Ever since ESPN+’s launch, in 2018, Iger and Pitaro have spoken about that transition as an inevitable certainty—not a matter of if, but when. There is no specific timeline for the move, but high-level Disney sources have told me that it will happen within the next few years, five at the latest. As the Wall Street Journal reported this week, Disney created an internal code name for the project—“Flagship”—and has been securing flexibility in its deals with cable providers to make way for the move. The Disney sources I spoke with suggested that “Flagship” is not an internal code name so much as shorthand for the discussion that Iger, Pitaro, and other executives have been having for years about moving the flagship channels. In any event, the Journal story may formalize it for them.

Still, nearly a decade after Skipper drew his first scatter chart, and five years since the launch of ESPN+, Disney has yet to solve the fundamental existential problem. ESPN currently draws $9.42 a month in affiliate fees from each subscriber, of which there are said to be 74 million, though Disney sources concede it’s actually less. The back of the napkin math suggests that, if you charge $30 a month—almost certainly the low-end of ESPN’s various price models—you’d need almost 25 million subscribers. But that assumes these viewers would pay year round; more likely, many would pay for a month or a few months—an autumn’s worth of Monday Night Football, or the college football playoffs—and then cancel. (Churn, of course, is the true bane of every streaming executive’s existence.)

In order to make up for lost revenue, Disney will almost certainly pursue a brand-licensing deal with a sportsbook, lending its imprimatur and massive marketing machine to a gambling site in exchange for some meaningful additional revenue. Of course, Disney has long signaled that it will never go so far as to run its own sportsbook, a truly lucrative move that might tarnish the family brand, invite greater regulatory scrutiny and force financial disclosures no Disney executive wants to make. At the same time, Disney executives harbor some hope that Flagship could draw an additional audience of “never-corders,” who never had a cable subscription to begin with, and that this would help make up for the revenue gap. But how much additional revenue this will create, and whether it will close the gap, is an intuitive bet based more on hope than hard data.

In the worst case scenario, ESPN will find itself increasingly hard-pressed to keep pace with the skyrocketing cost of live sports rights, which are far and away its primary ratings driver. In order to maintain a claim on the major sports leagues—NFL, NBA, and so forth—it will be forced to cut staff, perhaps even some of its more notable hosts. Earlier this week, ESPN announced it was hiring Pat McAfee from FanDuel in a multi-year, multi-million dollar deal. That may make sense now, but it may not make sense in a near-term future when ESPN is losing its best sports rights to higher bidders because it can’t compete on price. “The truth is, nothing makes a difference that isn’t a live game,” one Disney veteran said of ESPN’s ratings calculations. “Pundits, commentators—they’re all vulnerable.”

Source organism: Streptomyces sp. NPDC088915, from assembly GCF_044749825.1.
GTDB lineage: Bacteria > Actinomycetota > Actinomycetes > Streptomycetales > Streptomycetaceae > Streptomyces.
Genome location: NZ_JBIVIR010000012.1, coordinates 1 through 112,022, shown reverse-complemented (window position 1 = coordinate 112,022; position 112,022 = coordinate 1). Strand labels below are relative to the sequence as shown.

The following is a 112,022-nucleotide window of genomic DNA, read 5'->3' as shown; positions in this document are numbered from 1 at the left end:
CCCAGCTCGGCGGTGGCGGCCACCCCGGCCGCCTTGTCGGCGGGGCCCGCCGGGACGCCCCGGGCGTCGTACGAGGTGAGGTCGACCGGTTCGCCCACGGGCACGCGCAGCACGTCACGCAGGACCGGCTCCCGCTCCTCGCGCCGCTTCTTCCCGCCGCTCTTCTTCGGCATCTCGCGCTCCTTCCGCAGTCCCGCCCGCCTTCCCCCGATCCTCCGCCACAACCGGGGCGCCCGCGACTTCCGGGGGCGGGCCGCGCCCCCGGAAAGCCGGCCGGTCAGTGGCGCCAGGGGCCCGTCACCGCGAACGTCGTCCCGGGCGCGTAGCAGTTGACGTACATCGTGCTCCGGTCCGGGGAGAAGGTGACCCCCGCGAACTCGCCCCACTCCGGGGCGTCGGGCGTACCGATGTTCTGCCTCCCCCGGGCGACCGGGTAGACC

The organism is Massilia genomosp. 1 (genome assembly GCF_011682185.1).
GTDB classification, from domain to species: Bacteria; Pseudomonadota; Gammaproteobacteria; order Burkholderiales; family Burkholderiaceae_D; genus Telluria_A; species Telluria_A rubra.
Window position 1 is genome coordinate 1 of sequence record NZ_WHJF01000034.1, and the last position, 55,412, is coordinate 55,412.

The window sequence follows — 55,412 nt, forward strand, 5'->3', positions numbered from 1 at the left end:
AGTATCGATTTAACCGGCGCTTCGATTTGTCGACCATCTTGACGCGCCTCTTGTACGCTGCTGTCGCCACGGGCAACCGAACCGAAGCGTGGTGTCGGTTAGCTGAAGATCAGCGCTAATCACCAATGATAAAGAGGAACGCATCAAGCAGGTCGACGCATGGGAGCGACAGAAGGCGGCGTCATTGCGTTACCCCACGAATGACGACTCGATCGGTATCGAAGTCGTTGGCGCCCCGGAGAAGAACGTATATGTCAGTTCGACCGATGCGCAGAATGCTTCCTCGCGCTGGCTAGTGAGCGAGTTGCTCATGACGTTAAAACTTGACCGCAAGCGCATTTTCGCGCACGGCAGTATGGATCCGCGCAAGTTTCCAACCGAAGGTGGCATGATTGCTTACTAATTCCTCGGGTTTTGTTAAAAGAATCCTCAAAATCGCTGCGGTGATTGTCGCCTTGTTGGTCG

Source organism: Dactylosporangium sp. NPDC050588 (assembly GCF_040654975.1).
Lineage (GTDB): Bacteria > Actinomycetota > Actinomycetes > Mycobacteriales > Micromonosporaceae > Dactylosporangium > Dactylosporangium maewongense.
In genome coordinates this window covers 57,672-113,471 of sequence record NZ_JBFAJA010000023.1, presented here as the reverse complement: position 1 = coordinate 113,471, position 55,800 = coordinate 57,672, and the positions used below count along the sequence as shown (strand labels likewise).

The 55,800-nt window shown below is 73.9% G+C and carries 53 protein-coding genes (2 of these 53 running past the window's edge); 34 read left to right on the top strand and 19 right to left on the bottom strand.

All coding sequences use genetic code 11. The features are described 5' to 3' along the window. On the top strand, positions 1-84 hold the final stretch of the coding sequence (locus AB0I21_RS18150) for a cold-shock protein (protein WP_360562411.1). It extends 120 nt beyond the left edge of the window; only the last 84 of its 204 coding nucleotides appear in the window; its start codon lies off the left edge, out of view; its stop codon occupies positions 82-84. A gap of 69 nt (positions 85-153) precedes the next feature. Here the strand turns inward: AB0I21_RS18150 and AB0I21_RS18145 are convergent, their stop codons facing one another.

Of course, the most seismic aftershock of ESPN’s inevitable direct-to-consumer move is what it will ordain for the television industry more broadly. With ESPN’s traditional audience cannibalized by D.T.C., the already rapid decline of the linear business will accelerate. Live sports, after all, is one of the few remaining features keeping would-be cord-cutters tethered to cable. Once there is an adequate facsimile available over-the-top as a streaming app, it’s hard to imagine what will prevent another mass exodus of Pay TV subscribers. The total addressable market could be driven down to as low as 40 or 50 million households, at which point every linear network will be forced to downsize significantly, managing their way to irrelevance. 

For decades, the dirty secret of linear television was that the most popular 10 percent of channels—CBS, NBC, CNN, Fox, ESPN, etcetera—effectively subsidized the other 90 percent. Most cable subscriptions were both overpriced and overstuffed with content that most customers would never choose to pay for individually, if given the opportunity. Sure, the streaming giants are now rediscovering the logic of re-bundling, with the mash-up of HBO Max and Discovery+, say, or the looming combination of Hulu into Disney. But the central paradox of the streaming era remains: Channels like ESPN were essential to the value proposition of cable, but they may not be valuable enough, individually, for customers to support their true, unsubsidized cost.

Indeed, the future of live sports on streaming may look more like the streaming ecosystem, itself, with games and leagues divvied up across platforms and price tiers, with super fans paying more and casual viewers seeing less. Perhaps Iger’s Flagship can serve as a central portal, or landing page, for a wider universe of add-ons and upsells that value each fandom differently. But one thing is for certain: The D.T.C. ESPN will be very different from the ESPN you grew up on, and likely a lot smaller.